As information technology underwent unprecedented change this year as remote work became the norm due to COVID-19, the shift accelerated the adoption of cloud services and the assurance that online communications are secure, connected, and productive from anywhere.
To gain more insight in digital changes caused by the pandemic, Ann Arbor’s Duo Security, part of California’s Cisco (which has offices in Southfield and Grand Rapids), has released its 2020 Duo Trusted Access Report, which details how organizations turned to technologies such as virtual private networks (VPNs), remote desktop protocol (RDP), and more.
Duo reports authenticity activity to these technologies swelled 60 percent, helping propel the company’s monthly authentications to 900 million from 600 million per month.
In turn, Cisco reports 96 percent of organizations made cybersecurity policy changes during the pandemic, with more than half implementing multi-factor authentication, while daily authentications to cloud applications surged 40 percent during the first few months of the pandemic. Most came from enterprise and mid-sized organizations looking to ensure access to cloud services.
As organizations scrambled to acquire the equipment to support remote work, employees relied on personal or unmanaged devices in the interim. Consequently, blocked access attempts due to out-of-date devices increased 90 percent in March. The figure fell in April, indicating healthier devices and decreased risk of breach due to malware.
“As the pandemic began, the priority for many organizations was keeping the lights on and accepting risk in order to accomplish this end,” says Dave Lewis, global advisory of CISO (chief information security officer), Duo Security at Cisco. “Attention has now turned towards lessening risk by implementing a more mature and modern security approach that accounts for a traditional corporate perimeter that has been completely upended.”
According to the report, the prevalence of SIM-swapping attacks has driven the organizations to strengthen their authentication schemes. What’s more, year-over-year, the percentage or organizations that enforce a policy to disallow SMS authentication nearly doubled from 8.7 percent to 16.1 percent.
Biometrics also are nearly ubiquitous across enterprise users, paving the way for a passwordless future; 80 percent of mobile devices used for work have biometrics configured, up 12 percent the past five years.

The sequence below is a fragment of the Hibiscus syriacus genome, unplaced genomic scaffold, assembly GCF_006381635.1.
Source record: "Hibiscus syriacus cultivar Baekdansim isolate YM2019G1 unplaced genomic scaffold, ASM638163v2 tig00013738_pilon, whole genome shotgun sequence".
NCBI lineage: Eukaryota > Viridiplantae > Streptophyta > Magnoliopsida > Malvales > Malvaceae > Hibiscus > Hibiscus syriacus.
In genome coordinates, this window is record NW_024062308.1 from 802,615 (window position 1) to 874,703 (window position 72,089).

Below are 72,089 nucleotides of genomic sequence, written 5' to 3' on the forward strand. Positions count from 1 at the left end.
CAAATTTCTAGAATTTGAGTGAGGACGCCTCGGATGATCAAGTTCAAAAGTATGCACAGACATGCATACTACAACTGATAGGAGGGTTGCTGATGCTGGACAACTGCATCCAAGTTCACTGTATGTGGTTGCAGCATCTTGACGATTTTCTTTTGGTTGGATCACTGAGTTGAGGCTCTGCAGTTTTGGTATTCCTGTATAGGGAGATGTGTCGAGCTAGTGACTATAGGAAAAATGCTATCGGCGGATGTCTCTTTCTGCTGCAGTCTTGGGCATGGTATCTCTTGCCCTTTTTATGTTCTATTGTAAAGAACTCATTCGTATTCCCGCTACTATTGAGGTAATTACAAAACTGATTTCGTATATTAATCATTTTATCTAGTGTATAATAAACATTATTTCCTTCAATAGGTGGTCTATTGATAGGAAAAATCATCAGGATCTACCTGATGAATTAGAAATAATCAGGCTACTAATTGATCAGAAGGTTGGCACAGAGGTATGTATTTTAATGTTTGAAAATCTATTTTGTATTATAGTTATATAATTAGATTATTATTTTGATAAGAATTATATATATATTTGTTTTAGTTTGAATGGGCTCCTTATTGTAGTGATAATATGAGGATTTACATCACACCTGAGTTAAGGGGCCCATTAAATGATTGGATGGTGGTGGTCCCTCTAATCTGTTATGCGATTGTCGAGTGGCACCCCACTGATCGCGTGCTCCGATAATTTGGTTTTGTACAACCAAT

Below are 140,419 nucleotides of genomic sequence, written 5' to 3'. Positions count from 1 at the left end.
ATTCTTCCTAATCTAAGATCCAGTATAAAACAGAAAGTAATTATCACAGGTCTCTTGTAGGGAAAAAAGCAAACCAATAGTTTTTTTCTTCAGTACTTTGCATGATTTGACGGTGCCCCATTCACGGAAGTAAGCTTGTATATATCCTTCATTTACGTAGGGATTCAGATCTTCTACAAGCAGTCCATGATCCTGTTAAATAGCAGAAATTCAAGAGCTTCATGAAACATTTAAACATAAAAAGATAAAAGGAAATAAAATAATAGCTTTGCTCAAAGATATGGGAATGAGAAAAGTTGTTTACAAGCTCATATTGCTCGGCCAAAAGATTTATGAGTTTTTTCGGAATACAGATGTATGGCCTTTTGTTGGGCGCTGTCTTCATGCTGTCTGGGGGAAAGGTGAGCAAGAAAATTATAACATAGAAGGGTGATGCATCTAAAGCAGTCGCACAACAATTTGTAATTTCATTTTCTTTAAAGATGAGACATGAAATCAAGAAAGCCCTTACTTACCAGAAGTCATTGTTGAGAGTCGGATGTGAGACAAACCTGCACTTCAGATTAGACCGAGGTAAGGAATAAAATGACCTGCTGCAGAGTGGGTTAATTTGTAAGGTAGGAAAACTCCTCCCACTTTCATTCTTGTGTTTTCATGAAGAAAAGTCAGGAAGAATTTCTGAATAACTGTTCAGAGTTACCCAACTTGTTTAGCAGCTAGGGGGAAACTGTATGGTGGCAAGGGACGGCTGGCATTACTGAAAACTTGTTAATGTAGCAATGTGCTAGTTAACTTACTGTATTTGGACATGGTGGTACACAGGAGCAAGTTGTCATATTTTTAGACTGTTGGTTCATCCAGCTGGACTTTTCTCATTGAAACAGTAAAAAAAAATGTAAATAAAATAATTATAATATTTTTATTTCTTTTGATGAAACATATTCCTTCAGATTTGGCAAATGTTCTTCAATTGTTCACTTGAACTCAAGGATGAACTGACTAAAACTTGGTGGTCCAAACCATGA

Other report highlights include:
The use of cloud apps are on pace to surpass the use of on-premises apps by next year, accelerated by the shift to remote work. Cloud applications make up 13.2 percent of total Duo authentications, a 5.4 percent increase year-over-year, while on-premises applications encompass 18.5 percent of total authentications, down 1.5 percent since last year.
Apple devices are 3.5 times more likely to update quickly compared to Android. Ecosystem differences have security consequences. On June 1, Apple iOS and Android both issued software updates to patch critical vulnerabilities in their respective operating systems. iOS devices were 3.5 times more likely to be updated within 30 days of a security update or patch.
More than 30 percent of Windows devices in health care organizations still run Windows 7, despite end-of-life status, compared to 10 percent of organizations across Duo’s customer base. Health care providers are often unable to update deprecated operating systems due to compliance requirements and restrictive terms and conditions of third party software vendors.
Windows continues its dominance in the enterprise, accounting for 59 percent of devices used to access protected applications, followed by Mac OS X at 23 percent. Overall, mobile devices account for 15 percent of corporate access (iOS is 11.4 percent and Android is 3.7 percent). On the browser side, Chrome is king with 44 percent of total browser authentications, resulting in stronger security hygiene overall for organizations.
The United Kingdom and European Union-based organizations trail U.S.-based enterprises in user authentications to cloud applications, signaling less cloud use overall or a larger share of applications not protected by multi-factor authentication.
The full report is available for download here. The annual study details the security state of thousands of organizations, examining 26 million devices used for work and 700 million user authentication events per month.
Duo Security is part of Cisco and is a multi-factor authentication and secure access provider. Cisco offers technology that powers the internet.